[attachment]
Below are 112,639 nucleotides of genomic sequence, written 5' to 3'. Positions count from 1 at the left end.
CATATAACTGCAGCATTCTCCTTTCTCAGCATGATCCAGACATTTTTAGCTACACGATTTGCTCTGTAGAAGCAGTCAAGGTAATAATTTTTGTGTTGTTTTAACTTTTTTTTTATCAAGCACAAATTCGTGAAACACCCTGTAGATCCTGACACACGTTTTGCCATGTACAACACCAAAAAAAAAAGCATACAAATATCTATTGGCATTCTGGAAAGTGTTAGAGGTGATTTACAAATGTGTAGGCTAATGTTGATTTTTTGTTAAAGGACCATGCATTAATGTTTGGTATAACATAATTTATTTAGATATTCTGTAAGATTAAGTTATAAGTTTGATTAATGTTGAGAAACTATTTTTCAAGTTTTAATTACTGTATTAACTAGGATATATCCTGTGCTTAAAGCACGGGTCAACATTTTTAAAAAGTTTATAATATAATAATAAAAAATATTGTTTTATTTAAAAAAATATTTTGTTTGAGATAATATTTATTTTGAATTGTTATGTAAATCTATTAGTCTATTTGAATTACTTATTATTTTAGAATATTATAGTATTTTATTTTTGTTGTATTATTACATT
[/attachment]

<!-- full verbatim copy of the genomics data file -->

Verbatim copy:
Below are 112,639 nucleotides of genomic sequence, written 5' to 3'. Positions count from 1 at the left end.
CATATAACTGCAGCATTCTCCTTTCTCAGCATGATCCAGACATTTTTAGCTACACGATTTGCTCTGTAGAAGCAGTCAAGGTAATAATTTTTGTGTTGTTTTAACTTTTTTTTTATCAAGCACAAATTCGTGAAACACCCTGTAGATCCTGACACACGTTTTGCCATGTACAACACCAAAAAAAAAAGCATACAAATATCTATTGGCATTCTGGAAAGTGTTAGAGGTGATTTACAAATGTGTAGGCTAATGTTGATTTTTTGTTAAAGGACCATGCATTAATGTTTGGTATAACATAATTTATTTAGATATTCTGTAAGATTAAGTTATAAGTTTGATTAATGTTGAGAAACTATTTTTCAAGTTTTAATTACTGTATTAACTAGGATATATCCTGTGCTTAAAGCACGGGTCAACATTTTTAAAAAGTTTATAATATAATAATAAAAAATATTGTTTTATTTAAAAAAATATTTTGTTTGAGATAATATTTATTTTGAATTGTTATGTAAATCTATTAGTCTATTTGAATTACTTATTATTTTAGAATATTATAGTATTTTATTTTTGTTGTATTATTACATT